Procedures for Recognition of Prior Learning (RPL)
1. Definition of Recognition of Prior Learning (RPL)
1.1 Queen’s University Belfast invites applications to its degree programmes from all prospective students who possess the ability, knowledge and experience required to benefit from them. The University demonstrates its commitment to this aspiration through its widening participation schemes, its arrangements for credit accumulation and transfer, and the recognition of prior learning. The University operates a RPL scheme which recognises relevant prior learning for admission and/or credit purposes.
1.2 Recognition of Prior Learning (RPL) is the generic term used for demonstrated learning that has occurred at some time in the past. It encompasses:
- Recognition of Prior Certificated Learning (RPCL)
The process through which previously formally assessed academic learning for which credit has been award is considered and, as appropriate, recognised for academic purposes. This is also known as credit transfer where the credits were awarded by another Higher Education (HE) provider.
There is a long history of accepting a number of qualifications for admission with Advanced Standing including HNDs and Foundation Degrees. These are a form of RPCL but handled as part of the normal Admissions process and not subject to the procedures outlined below. However, applicants admitted with advanced standing are included in the annual report to Courses and Regulations Group.
- Recognition of Prior Experiential Learning (RPEL)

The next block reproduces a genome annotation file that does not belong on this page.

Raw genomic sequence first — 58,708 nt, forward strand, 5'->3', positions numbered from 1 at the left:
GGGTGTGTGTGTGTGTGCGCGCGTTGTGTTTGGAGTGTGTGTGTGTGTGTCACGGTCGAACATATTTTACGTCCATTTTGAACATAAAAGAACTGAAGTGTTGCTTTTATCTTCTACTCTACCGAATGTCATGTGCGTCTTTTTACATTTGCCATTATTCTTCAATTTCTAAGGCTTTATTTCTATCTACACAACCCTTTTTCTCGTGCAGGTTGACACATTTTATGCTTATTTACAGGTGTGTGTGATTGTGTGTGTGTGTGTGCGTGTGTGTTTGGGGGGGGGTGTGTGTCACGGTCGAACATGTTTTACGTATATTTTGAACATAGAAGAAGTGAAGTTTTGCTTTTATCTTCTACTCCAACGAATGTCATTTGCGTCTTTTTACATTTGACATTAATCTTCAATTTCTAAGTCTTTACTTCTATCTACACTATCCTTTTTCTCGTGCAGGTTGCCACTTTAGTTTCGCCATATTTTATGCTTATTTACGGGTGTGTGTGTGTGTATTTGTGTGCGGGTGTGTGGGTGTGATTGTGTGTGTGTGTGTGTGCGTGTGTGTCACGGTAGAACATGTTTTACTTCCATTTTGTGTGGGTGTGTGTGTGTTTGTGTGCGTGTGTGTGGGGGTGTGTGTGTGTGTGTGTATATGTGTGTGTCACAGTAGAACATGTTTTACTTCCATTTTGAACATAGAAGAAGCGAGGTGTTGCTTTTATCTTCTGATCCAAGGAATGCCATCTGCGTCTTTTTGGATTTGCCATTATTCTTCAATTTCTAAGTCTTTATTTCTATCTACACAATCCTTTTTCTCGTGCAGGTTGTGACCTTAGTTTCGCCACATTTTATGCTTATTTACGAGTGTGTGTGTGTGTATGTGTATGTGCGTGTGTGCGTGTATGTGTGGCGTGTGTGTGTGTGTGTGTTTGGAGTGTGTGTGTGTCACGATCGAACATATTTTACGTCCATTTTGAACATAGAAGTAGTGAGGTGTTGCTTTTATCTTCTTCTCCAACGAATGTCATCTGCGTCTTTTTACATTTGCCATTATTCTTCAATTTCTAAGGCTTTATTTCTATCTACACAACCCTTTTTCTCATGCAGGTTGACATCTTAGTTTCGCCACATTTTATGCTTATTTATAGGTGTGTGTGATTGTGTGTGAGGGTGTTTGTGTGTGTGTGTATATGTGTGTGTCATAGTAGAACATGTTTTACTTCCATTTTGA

The process through which an applicant reflects on experiences on learning achieved outside education or training systems, which is assessed and, as appropriate, recognised for academic purposes.
1.3 The University recognises that some prospective students may not be able to evidence that they meet the University’s entry requirements though the accepted qualifications detailed in University publications, but they are able to provide substantial and relevant alternative evidence that they have the potential to succeed on their chosen programme. This policy may be used in these circumstances and may be particularly applicable in the case of refugees or asylum seekers.
2. Key Principles of the University’s Scheme
2.1 RPCL may enable an applicant to:
- gain admission to a programme and
- be awarded credit for a proportion of an undergraduate or postgraduate programme and therefore gain exemption from specified taught modules of the programme.
2.2 At undergraduate level, RPEL is used primarily to enable an applicant to be awarded credit for a proportion of a programme and therefore gain exemption from specified taught modules of the programme.
At postgraduate level, it is also used for this purpose and more commonly, for admission. Prospective applicants should consult the entrance requirements within the University’s Course finder for information on whether admission under RPEL is permissible.
2.3 Credits are only awarded on the basis of evidence which is:
- sufficient to determine that learning outcomes have been met.
- authentic to the work of the applicant.
- recent enough to imply current knowledge or capability, i.e. no more than 10 years old. Lower limits may be set for particular subjects. These will be found in the relevant Programme Specification.
- appropriate to the level and volume of credit being claimed.
2.4 When considering applications for admission or award of credit Schools may choose to apply more stringent criteria than those contained herein. There may also be some programmes which will not accept RPCL for exemption or RPEL for exemption/admission.